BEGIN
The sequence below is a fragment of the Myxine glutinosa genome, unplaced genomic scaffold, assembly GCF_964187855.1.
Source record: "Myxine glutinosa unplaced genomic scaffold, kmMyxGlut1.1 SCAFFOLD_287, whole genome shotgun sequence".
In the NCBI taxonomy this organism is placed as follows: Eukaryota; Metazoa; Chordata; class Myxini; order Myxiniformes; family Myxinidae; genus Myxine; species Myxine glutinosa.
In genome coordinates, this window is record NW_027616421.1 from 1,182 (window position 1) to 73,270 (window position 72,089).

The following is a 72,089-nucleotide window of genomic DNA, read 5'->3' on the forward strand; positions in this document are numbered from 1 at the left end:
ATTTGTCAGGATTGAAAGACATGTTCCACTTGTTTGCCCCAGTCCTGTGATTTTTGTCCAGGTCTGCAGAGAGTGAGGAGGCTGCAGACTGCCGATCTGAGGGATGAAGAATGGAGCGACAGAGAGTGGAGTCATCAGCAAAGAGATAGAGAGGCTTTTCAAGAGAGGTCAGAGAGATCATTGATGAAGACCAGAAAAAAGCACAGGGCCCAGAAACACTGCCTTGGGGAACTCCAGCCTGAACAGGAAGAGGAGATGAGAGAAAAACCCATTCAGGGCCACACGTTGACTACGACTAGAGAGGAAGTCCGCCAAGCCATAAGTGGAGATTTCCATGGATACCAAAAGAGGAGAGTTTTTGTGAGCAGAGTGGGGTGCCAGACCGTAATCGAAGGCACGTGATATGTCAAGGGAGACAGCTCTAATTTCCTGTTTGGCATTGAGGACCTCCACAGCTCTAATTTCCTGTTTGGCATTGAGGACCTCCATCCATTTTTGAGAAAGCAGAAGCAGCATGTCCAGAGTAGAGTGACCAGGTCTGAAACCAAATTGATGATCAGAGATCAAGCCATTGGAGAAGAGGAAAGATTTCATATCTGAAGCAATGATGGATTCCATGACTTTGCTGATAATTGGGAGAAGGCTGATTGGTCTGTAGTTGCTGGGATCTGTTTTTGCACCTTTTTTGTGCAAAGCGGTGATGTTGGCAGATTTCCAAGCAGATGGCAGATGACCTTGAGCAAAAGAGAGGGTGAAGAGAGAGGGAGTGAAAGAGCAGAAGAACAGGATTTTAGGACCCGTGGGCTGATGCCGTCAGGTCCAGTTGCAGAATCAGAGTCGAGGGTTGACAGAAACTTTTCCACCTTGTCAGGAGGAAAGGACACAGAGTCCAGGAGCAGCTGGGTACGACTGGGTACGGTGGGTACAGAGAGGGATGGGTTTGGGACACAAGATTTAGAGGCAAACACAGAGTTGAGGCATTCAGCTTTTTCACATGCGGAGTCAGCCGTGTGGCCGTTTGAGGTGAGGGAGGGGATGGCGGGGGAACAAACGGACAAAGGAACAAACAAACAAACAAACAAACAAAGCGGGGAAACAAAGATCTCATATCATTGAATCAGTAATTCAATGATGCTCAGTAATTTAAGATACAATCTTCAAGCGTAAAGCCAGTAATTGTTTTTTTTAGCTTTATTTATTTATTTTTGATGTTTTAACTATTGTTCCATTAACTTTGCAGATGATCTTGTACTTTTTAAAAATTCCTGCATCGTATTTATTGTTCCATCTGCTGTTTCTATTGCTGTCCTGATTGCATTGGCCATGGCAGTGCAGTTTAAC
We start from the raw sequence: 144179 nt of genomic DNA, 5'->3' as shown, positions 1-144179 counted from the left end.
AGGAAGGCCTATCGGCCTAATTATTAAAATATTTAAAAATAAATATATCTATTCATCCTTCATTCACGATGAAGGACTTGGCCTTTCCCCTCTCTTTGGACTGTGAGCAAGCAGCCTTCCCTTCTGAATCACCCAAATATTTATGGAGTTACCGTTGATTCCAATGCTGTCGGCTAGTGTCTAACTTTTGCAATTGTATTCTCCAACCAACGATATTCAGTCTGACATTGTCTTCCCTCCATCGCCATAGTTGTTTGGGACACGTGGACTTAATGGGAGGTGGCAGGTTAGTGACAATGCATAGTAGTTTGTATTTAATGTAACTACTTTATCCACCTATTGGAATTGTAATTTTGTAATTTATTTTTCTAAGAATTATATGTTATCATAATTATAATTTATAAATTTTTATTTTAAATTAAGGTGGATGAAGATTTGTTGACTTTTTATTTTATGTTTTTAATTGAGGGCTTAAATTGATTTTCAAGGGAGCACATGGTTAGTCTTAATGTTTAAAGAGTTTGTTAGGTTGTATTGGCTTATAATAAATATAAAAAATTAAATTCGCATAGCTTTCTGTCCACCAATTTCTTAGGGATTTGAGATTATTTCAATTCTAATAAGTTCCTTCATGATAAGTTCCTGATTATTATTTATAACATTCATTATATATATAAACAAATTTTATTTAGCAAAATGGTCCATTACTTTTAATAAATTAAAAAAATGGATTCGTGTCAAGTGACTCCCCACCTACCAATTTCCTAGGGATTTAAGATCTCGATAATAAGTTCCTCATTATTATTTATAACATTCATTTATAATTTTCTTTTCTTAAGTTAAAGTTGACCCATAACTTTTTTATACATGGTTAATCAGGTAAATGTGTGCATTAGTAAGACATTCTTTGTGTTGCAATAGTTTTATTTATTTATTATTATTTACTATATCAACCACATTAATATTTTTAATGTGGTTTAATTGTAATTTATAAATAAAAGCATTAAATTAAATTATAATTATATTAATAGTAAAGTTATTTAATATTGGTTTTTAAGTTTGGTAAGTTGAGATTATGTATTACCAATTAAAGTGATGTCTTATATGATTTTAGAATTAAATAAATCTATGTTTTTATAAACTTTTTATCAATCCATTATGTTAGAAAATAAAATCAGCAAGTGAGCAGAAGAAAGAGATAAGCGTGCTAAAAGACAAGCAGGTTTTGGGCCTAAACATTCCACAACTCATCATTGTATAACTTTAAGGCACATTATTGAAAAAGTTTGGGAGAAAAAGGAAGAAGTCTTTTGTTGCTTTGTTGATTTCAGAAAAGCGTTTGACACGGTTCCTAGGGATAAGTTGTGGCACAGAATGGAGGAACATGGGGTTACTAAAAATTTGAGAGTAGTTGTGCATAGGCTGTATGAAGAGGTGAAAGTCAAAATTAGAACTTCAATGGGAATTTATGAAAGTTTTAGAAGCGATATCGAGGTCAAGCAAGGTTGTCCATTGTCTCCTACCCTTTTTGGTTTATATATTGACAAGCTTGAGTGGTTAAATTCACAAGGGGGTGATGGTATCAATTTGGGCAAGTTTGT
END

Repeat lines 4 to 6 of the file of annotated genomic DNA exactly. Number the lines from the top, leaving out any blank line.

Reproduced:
In genome coordinates, this window is record NW_027616421.1 from 1,182 (window position 1) to 73,270 (window position 72,089).

The following is a 72,089-nucleotide window of genomic DNA, read 5'->3' on the forward strand; positions in this document are numbered from 1 at the left end:
ATTTGTCAGGATTGAAAGACATGTTCCACTTGTTTGCCCCAGTCCTGTGATTTTTGTCCAGGTCTGCAGAGAGTGAGGAGGCTGCAGACTGCCGATCTGAGGGATGAAGAATGGAGCGACAGAGAGTGGAGTCATCAGCAAAGAGATAGAGAGGCTTTTCAAGAGAGGTCAGAGAGATCATTGATGAAGACCAGAAAAAAGCACAGGGCCCAGAAACACTGCCTTGGGGAACTCCAGCCTGAACAGGAAGAGGAGATGAGAGAAAAACCCATTCAGGGCCACACGTTGACTACGACTAGAGAGGAAGTCCGCCAAGCCATAAGTGGAGATTTCCATGGATACCAAAAGAGGAGAGTTTTTGTGAGCAGAGTGGGGTGCCAGACCGTAATCGAAGGCACGTGATATGTCAAGGGAGACAGCTCTAATTTCCTGTTTGGCATTGAGGACCTCCACAGCTCTAATTTCCTGTTTGGCATTGAGGACCTCCATCCATTTTTGAGAAAGCAGAAGCAGCATGTCCAGAGTAGAGTGACCAGGTCTGAAACCAAATTGATGATCAGAGATCAAGCCATTGGAGAAGAGGAAAGATTTCATATCTGAAGCAATGATGGATTCCATGACTTTGCTGATAATTGGGAGAAGGCTGATTGGTCTGTAGTTGCTGGGATCTGTTTTTGCACCTTTTTTGTGCAAAGCGGTGATGTTGGCAGATTTCCAAGCAGATGGCAGATGACCTTGAGCAAAAGAGAGGGTGAAGAGAGAGGGAGTGAAAGAGCAGAAGAACAGGATTTTAGGACCCGTGGGCTGATGCCGTCAGGTCCAGTTGCAGAATCAGAGTCGAGGGTTGACAGAAACTTTTCCACCTTGTCAGGAGGAAAGGACACAGAGTCCAGGAGCAGCTGGGTACGACTGGGTACGGTGGGTACAGAGAGGGATGGGTTTGGGACACAAGATTTAGAGGCAAACACAGAGTTGAGGCATTCAGCTTTTTCACATGCGGAGTCAGCCGTGTGGCCGTTTGAGGTGAGGGAGGGGATGGCGGGGGAACAAACGGACAAAGGAACAAACAAACAAACAAACAAACAAAGCGGGGAAACAAAGATCTCATATCATTGAATCAGTAATTCAATGATGCTCAGTAATTTAAGATACAATCTTCAAGCGTAAAGCCAGTAATTGTTTTTTTTAGCTTTATTTATTTATTTTTGATGTTTTAACTATTGTTCCATTAACTTTGCAGATGATCTTGTACTTTTTAAAAATTCCTGCATCGTATTTATTGTTCCATCTGCTGTTTCTATTGCTGTCCTGATTGCATTGGCCATGGCAGTGCAGTTTAAC